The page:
Hydrogen Generation and Accumulation in Steel and Graphite Irradiated in Inert Environment


Evgenii Krasikov1*

1 National Research Centre “Kurchatov Institute”, Russia.

*Corresponding Author: Evgenii Krasikov, National Research Centre “Kurchatov Institute”, Russia, TEL: 7499-196-9639 ; FAX: 7499-196-9639;E-mail:ekrasikov@mail.ru

Citation: Evgenii Krasikov (2019) Hydrogen Generation and Accumulation in Steel and Graphite Irradiated in Inert Environment. Nano Technol & Nano Sci J 2:112.

Copyright: © 2019 Evgenii Krasikov, et al. This is an open-access article distributed under the terms of the Creative Commons Attribution License, which permits unrestricted use, distribution, and reproduction in any medium, provided the original author and source are credited

Received date: Sep 26, 2019; Accepted date: Oct 18, 2019; Published date: Oct 23, 2019.


In traditional power engineering hydrogen may be one of the firstprimary source of equipment damage. This problem has high actuality for both nuclear and thermonuclear power engineering. Study of radiation-hydrogen embrittlement of the steel raises the question concerning the unknown source of hydrogen in reactors. Later unexpectedly high hydrogen concentrations were detected in irradiated graphite.

It is necessary to look for this source of hydrogen especially because hydrogen flakes were detected in reactor vessels of Belgian NPPs.

As a possible initial hypothesis about the enigmatical source of hydrogen one can propose protons generation during beta-decay of free neutrons поскольку inasmuch as protons detected by researchers at nuclear reactors as witness of beta-decay of free neutrons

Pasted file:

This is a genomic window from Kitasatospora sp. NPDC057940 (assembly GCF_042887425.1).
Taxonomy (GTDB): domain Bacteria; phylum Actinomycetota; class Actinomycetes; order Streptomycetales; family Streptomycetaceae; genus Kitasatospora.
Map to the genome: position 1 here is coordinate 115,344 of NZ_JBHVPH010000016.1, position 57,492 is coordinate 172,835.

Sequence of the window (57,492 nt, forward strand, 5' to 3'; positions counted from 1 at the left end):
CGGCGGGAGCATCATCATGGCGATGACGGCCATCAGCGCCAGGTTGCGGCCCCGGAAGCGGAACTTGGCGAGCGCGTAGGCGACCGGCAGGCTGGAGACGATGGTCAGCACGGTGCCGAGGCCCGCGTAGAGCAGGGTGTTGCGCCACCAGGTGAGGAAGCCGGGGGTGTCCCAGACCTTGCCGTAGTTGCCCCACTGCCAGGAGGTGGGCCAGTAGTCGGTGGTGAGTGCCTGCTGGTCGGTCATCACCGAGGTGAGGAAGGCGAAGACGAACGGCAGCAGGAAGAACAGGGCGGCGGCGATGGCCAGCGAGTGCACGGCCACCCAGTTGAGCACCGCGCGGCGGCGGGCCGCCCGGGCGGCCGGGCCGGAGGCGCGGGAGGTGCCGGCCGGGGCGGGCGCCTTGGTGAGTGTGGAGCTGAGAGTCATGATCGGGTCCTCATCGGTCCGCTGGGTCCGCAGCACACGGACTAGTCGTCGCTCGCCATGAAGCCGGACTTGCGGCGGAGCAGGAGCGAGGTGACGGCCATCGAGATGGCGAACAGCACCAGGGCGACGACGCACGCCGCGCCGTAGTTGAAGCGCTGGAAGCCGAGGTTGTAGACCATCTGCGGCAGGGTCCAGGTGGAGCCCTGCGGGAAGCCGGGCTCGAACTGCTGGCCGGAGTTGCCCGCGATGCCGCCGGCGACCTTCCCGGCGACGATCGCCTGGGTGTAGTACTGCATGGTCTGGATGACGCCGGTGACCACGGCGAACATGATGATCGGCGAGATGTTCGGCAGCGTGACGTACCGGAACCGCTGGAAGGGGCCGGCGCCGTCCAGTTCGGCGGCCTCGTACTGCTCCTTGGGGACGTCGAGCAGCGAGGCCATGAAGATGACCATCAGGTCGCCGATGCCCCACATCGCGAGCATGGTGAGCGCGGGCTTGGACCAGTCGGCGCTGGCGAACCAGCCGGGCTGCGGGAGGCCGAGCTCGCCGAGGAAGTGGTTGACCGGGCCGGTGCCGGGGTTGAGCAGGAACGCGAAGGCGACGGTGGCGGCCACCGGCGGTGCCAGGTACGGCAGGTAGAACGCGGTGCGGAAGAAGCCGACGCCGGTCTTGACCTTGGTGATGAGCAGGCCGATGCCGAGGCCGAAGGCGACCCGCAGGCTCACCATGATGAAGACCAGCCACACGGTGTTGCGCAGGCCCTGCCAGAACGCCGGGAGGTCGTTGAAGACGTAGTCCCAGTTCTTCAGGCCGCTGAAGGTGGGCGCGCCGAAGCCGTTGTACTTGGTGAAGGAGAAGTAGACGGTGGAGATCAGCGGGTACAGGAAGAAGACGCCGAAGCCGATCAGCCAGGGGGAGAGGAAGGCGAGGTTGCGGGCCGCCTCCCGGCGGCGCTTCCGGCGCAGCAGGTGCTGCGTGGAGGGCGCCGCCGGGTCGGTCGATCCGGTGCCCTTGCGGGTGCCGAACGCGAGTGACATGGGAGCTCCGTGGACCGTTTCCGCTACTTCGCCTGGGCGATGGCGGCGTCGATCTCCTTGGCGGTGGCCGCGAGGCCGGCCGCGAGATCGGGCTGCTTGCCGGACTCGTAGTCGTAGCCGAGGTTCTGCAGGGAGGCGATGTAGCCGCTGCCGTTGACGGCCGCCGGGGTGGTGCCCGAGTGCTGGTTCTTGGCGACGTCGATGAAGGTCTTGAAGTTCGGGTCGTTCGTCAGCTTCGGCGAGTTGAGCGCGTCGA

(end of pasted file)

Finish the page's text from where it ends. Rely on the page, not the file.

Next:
Nuclear Reactor, Steel, Graphite, Source of Hydrogen


It is known that in traditional power engineering hydrogen may be one of the first primary source of equipment damage [1]. This problem has high actuality for both nuclear and thermonuclear power engineering [2]. Particularly reactor pressure vessels (RPV) of the WWER-440/230 project was manufactured without stainless cladding that is were in contact with primary circuit water and accessible for hydrogen as a product of RPV wall corrosion. Analysis of the combined radiation-hydrogenation embrittlement of the 48TS type vessel steel was performed in [3] where at the mention of the American [4] and own data question concerning unknown source of hydrogen in metal that was irradiated in nuclear reactor in hermetic ampoules (was named as “irradiation-produced hydrogen” (IPH) was raised.

Materials and Methods

Table 1 lists chemical composition of the RPV steel used (48TS type). A-543 type US steel takes for comparison.

Table 1: Chemical composition of the RPV steels A-543 and 48TS (%%mass)

48TS 0,16 0,30 0,43 0,014 0,011 0,11 2,75 0,67 0,16
А543 0,14 0,18 0,20 0,011 0,015 0,07 1,60 0,50 3,01

4% solution of H2SO4 was used for additional electrolytic hydrogenation of the specimens (current density 0,1A/cm2).

Hydrogen concentration (C) was determined by thermal degasation method at temperatures up to 1000°C with gas chromatograph (thermal conductivity detector) registration of gas released.

Experimental Results and Discussion